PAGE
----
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Reflections on Charity

This morning, on my walk to get a coffee, I met a first nation man who stopped and said hello to Mackenzie, the little Westie dog I was walking with. Mackenzie went straight up for a hello and a pat (as open hearted puppies do) and opened the way for a smile and a small interaction between myself and the man.

This man was looking a little battle weary from life, as many of us are at the moment and when I said "Are you doing ok" he said "not really but its ok" he smiled and continued on his day. The interaction was warm and real - no fake walls or platitudes. These are the interactions that make me want to be better and do better.


This proud man did not want pity or sympathy, it was clear. But what can we do to genuinely reach out and be kind and supportive, respectful and open to others in our community, to really "see" the person in front of us, like this person, who is slightly adrift, sleeping rough and just perhaps needing a good feed and perhaps a safe haven to be himself? To understand what is really needed?


We know with Maslow's Hierarchy of needs that a safe place to lay your head, decent food and nutrition and clothing are the very basic requirements of an individual. Further up the pyramid are those things that make us more whole and actualised, self esteem and belonging, being seen by others, feeling that we have something to give and contribute to others that make us and the world a better place to be.


What I saw in this mans eyes was not what he needed to be given, though he obviously needed a safe place to rest and basic nurturing of a meal, but I saw there was so much he could give. There was a wisdom of experience that I wish I could take in fully so that I too could learn and understand what he knows, his perspective, I wanted to hear him.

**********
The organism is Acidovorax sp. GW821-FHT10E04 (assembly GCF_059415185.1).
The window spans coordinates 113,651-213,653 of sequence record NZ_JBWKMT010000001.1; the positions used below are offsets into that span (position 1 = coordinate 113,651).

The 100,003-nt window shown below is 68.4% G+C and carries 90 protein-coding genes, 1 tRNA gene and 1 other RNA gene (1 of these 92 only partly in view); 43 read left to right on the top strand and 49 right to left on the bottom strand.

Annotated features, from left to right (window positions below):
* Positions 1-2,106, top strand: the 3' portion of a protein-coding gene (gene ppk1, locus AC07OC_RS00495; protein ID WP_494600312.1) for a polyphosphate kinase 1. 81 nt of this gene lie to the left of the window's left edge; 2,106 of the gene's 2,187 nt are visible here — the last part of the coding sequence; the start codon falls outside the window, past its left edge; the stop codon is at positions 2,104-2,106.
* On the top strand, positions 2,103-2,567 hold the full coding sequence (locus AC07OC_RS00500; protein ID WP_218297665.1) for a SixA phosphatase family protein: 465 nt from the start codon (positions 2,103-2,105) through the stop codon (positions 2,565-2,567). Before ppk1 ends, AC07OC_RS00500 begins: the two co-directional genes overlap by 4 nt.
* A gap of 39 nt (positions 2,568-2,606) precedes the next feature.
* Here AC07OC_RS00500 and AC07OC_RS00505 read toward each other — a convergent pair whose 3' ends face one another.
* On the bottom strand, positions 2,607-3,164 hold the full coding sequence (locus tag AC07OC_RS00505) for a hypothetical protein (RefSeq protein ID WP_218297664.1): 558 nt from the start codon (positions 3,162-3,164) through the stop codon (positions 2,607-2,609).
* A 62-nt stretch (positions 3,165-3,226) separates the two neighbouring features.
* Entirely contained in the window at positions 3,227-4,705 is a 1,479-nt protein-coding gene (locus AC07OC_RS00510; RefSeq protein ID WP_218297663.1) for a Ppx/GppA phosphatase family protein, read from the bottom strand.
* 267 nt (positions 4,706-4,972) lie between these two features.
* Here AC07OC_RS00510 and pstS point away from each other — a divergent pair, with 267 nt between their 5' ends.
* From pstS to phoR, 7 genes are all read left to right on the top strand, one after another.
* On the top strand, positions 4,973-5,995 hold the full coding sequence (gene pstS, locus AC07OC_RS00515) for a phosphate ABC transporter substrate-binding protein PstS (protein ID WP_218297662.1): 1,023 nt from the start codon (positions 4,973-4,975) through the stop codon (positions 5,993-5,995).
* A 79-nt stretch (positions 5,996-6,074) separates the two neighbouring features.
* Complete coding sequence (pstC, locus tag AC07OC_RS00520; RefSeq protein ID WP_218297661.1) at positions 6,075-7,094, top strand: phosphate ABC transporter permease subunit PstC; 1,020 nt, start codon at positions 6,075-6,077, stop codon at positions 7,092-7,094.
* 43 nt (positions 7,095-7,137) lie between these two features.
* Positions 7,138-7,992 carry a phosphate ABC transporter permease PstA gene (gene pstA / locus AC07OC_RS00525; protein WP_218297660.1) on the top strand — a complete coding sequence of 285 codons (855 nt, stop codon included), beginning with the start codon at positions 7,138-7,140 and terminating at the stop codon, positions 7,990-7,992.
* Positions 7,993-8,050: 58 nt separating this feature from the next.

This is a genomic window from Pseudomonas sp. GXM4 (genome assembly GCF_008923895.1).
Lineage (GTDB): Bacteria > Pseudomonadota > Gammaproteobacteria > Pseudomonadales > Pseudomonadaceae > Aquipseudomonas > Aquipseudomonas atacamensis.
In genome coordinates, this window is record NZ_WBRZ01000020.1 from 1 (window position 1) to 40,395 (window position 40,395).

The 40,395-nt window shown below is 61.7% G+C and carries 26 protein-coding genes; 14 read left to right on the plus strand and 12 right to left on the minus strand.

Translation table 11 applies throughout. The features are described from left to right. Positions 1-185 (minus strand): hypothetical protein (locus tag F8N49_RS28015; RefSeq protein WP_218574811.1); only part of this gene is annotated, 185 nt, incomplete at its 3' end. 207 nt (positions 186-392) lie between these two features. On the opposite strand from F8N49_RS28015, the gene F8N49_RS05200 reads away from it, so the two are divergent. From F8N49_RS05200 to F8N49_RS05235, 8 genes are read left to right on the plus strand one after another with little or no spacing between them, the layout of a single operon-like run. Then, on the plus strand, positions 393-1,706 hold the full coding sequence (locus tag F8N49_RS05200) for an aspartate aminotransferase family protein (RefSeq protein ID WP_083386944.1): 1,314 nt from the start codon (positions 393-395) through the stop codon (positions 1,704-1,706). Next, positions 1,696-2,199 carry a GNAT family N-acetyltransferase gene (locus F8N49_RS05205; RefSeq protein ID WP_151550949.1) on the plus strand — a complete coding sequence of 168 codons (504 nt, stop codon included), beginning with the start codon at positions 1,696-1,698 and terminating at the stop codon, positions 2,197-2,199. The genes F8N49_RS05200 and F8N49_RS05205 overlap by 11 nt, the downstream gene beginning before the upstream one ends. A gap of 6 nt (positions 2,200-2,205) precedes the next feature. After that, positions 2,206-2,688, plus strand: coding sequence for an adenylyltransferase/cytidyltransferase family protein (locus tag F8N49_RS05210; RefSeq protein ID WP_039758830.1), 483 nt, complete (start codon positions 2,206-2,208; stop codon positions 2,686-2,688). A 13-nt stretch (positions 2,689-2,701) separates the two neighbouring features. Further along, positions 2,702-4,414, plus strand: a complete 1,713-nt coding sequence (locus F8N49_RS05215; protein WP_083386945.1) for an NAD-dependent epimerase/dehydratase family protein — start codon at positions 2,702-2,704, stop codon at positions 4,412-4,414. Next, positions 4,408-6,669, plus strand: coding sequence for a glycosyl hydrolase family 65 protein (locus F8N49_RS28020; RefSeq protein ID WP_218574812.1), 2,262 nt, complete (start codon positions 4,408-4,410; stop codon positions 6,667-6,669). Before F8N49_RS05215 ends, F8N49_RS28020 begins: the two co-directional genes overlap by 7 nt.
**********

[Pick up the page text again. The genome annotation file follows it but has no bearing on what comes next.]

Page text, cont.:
There is a tendency to think of charity in terms of an us and them, the giver and the receiver. The power of being in a position to give and the lack of power for the receiver, but that totally misses the real truth for me.


For me giving gives in both directions, when done with the right intent. It builds us all up. Just because someone is on hard times now does not mean they do not also have much to give and contribute back. Listening and connecting, learning, understanding and empathy are critical actions that contribute to our wider social capital. Every story heard contributes to our own understanding and compassion.


Higher up the hierarchy of needs we find love and belonging, esteem and friendship. It is the deeper intent behind My Giving Table to encourage these life affirming feelings for all involved. More purpose and connection in action and conversation around the table, when a meal is shared with a higher purpose of respect and genuine interest.


People have asked why MGT have chosen the charities that we have to work with and support. I guess the answer is that we strive to align with charities founded on respect and dignity for all. Those who are working on the basic levels of fundamental physiological needs while aiming to lift and learn from the people they support.


If you are interested to know more about how you can join us in hosting an event with purpose and do something positive to assist our community to build kindness and social capital, with respect and dignity, please read here for more information.



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